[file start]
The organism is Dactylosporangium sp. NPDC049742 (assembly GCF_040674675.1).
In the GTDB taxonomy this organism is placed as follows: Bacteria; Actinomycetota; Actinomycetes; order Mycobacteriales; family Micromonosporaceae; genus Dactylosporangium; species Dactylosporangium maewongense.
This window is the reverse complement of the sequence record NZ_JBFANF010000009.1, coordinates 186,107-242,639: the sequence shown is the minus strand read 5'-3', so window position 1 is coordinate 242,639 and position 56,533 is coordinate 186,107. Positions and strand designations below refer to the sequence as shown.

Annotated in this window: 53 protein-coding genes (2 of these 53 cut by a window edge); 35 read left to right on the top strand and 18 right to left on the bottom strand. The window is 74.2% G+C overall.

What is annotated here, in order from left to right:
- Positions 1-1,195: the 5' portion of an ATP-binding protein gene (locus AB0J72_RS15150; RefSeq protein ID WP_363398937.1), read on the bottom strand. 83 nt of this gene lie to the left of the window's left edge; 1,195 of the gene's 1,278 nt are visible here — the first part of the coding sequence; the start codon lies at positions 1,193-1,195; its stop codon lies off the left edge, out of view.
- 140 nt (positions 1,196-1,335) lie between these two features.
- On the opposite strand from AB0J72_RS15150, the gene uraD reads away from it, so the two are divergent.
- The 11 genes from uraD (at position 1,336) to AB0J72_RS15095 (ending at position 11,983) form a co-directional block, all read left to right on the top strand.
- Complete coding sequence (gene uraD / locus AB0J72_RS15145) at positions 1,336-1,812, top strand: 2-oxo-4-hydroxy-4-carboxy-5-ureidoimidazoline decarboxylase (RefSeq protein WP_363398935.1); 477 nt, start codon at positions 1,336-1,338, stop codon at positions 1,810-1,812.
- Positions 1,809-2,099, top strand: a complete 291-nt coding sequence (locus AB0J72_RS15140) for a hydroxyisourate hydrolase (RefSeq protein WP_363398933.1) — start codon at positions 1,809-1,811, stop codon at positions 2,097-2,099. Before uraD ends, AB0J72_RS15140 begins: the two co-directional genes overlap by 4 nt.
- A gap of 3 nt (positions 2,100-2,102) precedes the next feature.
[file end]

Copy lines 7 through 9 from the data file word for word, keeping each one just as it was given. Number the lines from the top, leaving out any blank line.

- 140 nt (positions 1,196-1,335) lie between these two features.
- On the opposite strand from AB0J72_RS15150, the gene uraD reads away from it, so the two are divergent.
- The 11 genes from uraD (at position 1,336) to AB0J72_RS15095 (ending at position 11,983) form a co-directional block, all read left to right on the top strand.